Christ's low expectations of us are clearly demonstrated when He told the parables of the weddings. When you put them together, you get this picture: God made the wedding between Christ and us. The invited guests didn't bother coming, for very trivial, mundane reasons that they put in front of the honour of being invited to His wedding. Only tramps and beggars come to it, motivated selfishly by the thought of a free meal (cp. a penny for the day). But we, the bride, aren't ready (although Christ graciously doesn't mention that in the parable), and so He delays to come to the wedding. Back home, His most trusted household servants realize that He's delaying His return, and start to get drunk and beat each other. The excited young bridesmaids lose their enthusiasm and go to sleep. Eventually, the wedding happens, but some of the guests don't bother to turn up in a wedding garment, just in their filthy rags. The impression is clearly this: the whole thing's a mess! Yet this is the marriage of the Son of God to His dearly purchased bride, for whom He died, and lived a life of total self-control. Yet He knew the whole thing would be such a mess. No wonder Jesus so understands human weakness. But let's try to enter into the sense of shame and hurt which He must feel at our apathy; the shame is similar to the shame of the farmer who has tares growing in his field. Everyone sees it's the result of his workers sleeping instead of keeping the night watch as they should have done (Mt. 13:25). The Lord foresaw this; He saw that the ultimate harvest wouldn't be a good one. Even some that looked like " good seed" would be rejected (Mt. 8:12 cp. 13:38). Yet in this same context, Christ speaks of how the believer starts off as a tiny mustard seed, but in the Kingdom grows into a tree which will shelter others (Mt. 13:32). He saw how small are our spiritual beginnings compared to our position in the Kingdom. The least in the Kingdom will be spiritually greater than John the Baptist was in his mortal life (Mt. 11:11).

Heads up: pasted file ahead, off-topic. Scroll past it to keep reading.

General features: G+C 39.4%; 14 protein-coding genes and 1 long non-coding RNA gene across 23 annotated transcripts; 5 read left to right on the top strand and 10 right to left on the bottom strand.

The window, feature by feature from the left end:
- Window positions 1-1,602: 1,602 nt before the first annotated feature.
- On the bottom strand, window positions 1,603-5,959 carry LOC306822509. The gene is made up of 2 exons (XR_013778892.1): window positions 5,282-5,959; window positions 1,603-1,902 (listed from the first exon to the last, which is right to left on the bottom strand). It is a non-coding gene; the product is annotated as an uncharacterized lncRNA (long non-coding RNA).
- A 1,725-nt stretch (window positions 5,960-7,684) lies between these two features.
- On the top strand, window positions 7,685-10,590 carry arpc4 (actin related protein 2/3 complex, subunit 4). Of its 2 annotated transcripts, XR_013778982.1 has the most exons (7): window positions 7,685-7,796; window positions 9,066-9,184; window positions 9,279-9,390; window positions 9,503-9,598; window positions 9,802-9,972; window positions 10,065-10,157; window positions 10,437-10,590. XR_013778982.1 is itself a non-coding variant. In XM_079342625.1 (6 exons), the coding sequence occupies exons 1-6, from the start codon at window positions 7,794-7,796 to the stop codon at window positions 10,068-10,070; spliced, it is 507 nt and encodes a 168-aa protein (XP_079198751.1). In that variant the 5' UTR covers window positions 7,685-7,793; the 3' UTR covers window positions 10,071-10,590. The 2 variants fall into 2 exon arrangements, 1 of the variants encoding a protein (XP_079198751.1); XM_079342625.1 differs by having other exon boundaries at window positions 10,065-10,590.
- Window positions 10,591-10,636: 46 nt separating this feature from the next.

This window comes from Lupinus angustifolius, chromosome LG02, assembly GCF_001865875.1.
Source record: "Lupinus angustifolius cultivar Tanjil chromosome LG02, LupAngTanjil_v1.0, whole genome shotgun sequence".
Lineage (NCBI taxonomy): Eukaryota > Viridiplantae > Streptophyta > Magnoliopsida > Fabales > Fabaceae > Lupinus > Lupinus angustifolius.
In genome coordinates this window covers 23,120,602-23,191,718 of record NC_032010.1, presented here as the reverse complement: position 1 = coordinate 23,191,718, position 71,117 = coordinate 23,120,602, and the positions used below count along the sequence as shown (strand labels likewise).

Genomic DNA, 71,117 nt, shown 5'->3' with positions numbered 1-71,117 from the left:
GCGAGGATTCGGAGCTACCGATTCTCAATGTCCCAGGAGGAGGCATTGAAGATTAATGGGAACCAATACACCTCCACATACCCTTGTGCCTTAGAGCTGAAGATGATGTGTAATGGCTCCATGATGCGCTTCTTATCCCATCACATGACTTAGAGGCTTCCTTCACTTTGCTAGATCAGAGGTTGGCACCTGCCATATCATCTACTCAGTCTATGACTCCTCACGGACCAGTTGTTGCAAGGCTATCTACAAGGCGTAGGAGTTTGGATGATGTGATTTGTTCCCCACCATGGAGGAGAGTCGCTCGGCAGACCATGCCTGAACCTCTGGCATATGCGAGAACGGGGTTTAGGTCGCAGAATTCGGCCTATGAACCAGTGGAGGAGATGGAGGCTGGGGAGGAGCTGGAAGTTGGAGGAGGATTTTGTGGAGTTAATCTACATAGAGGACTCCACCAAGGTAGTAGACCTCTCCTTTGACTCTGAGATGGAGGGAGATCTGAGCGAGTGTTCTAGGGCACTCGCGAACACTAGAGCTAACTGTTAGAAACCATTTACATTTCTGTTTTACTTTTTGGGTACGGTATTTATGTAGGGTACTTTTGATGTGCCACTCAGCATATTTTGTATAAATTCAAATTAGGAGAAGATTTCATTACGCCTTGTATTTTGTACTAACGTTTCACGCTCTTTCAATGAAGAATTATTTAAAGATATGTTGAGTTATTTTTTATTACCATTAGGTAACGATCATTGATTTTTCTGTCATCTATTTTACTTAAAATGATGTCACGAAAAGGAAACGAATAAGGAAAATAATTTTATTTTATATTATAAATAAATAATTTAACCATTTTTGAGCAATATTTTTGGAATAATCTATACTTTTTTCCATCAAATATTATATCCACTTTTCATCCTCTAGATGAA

Did you know your Lord was like this, full of sympathy, and yet a realist, so fully aware of how pathetic our response would be, on a community and individual level?
(1) See The Demanding Lord. The way the servant was judged out of his own mouth, with the Lord being the kind of man he thought He was, is surely the principle of Ps. 90:11: " Even according to thy fear, so is thy wrath" (in practice).
(3) See Serving For Nothing.